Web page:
5 Things You Didn't Know About Reggaeton

What you're hearing is reggaeton, a widely popular Latin blend of reggae and dancehall that is quickly making its way into the mainstream. Cultivated in Puerto Rico, the genre is characterized by a thumping beat, fast-paced Spanish reggae lyrics and tropical dancehall melodies.

The popular Latin urban music became a force on the American music scene thanks to such mainstream hits as "Oye Mi Canto" by N.O.R.E., Tego Calderon and Nina Sky, and "Gasolina" by Daddy Yankee. Here's your chance to get well-versed in the genre.

1- In June 2005, 4 of Billboard's Top 10 Latin albums were reggaeton
Once dismissed as a passing fad, reggaeton is now one of the busiest sections of music stores across the nation. Having survived in Puerto Rico for many years, the genre is now alive and thriving in the mainstream United States.

In 2004, overall music sales increased by 5.3% in the U.S., a much lower figure than had been anticipated. During the same year, however, Latin music sales soared by 23.6%, thanks largely to the emergence of reggaeton in America. Both Universal Music and Sony/BMG have established their own Latin hip-hop labels, and Sean "P. Diddy" Combs is allegedly looking to add the same sort of label to his own empire at Warner Music.

Reggaeton stars such as Tego Calderon and Daddy Yankee are commanding huge deals with American music labels as they emerge from their contracts in Puerto Rico. These and other icons of the Latin urban genre are touring America and becoming top draws in their own right.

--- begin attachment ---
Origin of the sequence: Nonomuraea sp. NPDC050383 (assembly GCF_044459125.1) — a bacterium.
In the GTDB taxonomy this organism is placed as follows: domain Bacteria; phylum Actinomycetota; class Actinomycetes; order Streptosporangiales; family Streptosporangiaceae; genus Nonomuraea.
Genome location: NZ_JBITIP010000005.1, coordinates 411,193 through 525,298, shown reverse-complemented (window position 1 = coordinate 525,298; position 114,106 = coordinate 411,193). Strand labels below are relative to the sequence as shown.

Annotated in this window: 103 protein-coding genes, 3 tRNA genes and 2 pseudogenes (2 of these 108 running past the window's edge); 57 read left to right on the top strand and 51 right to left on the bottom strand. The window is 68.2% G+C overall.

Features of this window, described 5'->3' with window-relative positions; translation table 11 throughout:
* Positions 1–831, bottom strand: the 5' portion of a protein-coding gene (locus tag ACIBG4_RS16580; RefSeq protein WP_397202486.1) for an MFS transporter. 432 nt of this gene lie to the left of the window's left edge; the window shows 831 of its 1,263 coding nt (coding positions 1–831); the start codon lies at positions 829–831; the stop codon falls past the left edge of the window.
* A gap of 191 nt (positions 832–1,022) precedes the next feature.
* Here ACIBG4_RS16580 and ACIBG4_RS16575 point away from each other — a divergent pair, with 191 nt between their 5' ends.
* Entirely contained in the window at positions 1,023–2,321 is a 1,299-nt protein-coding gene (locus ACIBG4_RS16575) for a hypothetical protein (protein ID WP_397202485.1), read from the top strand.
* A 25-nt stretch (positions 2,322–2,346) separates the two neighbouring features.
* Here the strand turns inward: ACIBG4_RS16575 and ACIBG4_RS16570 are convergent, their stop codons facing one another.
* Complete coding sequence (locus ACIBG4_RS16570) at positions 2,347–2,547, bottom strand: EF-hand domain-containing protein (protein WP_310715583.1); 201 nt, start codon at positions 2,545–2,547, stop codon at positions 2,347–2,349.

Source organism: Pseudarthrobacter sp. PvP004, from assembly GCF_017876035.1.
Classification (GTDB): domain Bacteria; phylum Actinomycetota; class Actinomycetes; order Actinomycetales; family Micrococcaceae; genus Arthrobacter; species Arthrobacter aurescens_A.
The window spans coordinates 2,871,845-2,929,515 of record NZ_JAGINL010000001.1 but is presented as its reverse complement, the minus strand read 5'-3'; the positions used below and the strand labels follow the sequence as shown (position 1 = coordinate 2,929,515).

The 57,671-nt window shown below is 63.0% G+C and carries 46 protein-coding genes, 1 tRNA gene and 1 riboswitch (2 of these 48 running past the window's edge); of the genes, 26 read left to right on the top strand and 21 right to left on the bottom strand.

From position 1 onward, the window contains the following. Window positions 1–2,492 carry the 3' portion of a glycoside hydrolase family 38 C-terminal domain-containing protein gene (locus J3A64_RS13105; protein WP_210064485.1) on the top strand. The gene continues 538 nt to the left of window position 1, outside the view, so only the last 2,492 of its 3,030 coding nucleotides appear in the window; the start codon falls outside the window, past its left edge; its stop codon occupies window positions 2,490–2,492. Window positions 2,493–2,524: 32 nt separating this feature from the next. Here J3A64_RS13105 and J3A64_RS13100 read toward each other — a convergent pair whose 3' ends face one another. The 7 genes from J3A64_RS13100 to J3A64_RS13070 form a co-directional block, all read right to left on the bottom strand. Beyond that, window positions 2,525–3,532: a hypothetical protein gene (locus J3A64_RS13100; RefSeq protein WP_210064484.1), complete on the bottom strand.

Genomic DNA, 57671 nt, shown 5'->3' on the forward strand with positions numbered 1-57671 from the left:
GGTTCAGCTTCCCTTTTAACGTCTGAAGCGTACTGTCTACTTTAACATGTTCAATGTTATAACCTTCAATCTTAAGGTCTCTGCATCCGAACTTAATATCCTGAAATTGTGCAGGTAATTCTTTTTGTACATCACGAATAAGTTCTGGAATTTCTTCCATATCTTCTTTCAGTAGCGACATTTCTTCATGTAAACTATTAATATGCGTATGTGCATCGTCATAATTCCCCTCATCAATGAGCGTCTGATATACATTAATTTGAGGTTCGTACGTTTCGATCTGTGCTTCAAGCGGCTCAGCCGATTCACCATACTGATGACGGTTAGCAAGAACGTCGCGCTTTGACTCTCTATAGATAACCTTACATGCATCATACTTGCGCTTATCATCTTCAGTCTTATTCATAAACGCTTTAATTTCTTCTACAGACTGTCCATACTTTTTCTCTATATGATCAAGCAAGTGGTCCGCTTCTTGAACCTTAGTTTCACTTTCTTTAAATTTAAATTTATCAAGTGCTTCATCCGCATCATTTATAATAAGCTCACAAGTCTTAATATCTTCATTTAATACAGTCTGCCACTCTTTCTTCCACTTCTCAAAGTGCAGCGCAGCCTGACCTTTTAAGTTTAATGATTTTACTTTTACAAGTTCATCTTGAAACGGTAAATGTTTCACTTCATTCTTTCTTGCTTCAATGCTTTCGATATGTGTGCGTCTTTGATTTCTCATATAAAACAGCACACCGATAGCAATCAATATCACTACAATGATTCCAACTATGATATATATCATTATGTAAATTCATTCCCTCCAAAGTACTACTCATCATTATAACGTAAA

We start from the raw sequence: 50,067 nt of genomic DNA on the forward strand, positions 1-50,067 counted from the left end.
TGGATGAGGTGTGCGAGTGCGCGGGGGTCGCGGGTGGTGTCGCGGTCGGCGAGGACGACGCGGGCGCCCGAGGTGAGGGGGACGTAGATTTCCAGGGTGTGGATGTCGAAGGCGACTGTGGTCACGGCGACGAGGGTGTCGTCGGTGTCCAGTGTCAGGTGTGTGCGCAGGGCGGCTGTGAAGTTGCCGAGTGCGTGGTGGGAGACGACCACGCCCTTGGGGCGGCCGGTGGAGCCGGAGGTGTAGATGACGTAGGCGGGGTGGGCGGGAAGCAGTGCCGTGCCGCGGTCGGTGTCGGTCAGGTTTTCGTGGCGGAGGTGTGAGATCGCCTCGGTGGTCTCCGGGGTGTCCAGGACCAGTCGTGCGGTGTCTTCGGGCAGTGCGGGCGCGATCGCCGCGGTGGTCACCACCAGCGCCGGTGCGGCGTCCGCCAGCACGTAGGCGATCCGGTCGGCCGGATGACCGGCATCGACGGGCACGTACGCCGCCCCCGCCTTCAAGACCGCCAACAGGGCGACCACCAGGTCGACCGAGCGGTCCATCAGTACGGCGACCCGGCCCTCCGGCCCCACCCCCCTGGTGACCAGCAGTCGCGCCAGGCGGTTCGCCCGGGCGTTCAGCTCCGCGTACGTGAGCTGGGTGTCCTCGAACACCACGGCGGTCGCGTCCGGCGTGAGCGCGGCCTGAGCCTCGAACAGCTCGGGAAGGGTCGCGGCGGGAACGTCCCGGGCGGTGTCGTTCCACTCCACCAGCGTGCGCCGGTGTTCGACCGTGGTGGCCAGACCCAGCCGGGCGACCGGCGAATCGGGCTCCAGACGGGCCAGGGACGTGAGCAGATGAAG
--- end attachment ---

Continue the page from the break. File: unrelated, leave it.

The impact of Latin America's urban hip-hop sound has been so strong that reggaeton remixes of tracks from Alicia Keys, Enrique Iglesias, Shakira, and even Evanescence have become big hits as well. Don't be surprised if reggaeton originals and remixes continue to climb the urban and pop charts over the months to come.

Reggaeton didn't originate where you thought it did...

2- Reggaeton came out of Panama
Though Puerto Rico is the modern-day hotbed of reggaeton, Panama is the original birthplace of the music. In the 1970s, a drove of Jamaican workers came to Panama to help work on improvements to the Panama Canal. The workers brought with them the reggae sounds from their home country, and soon local Panamanian artists began borrowing the music and incorporating it into their own songs.

Deejays like Nando Boom helped popularize this Latin form of reggae in Panama. By the early '80s, the music could be heard across much of Latin America, though it was still considered underground. As reggae and hip-hop increased in popularity in Puerto Rico in the 1990s, the pieces were in place for the establishment of a new, uniquely Latin genre.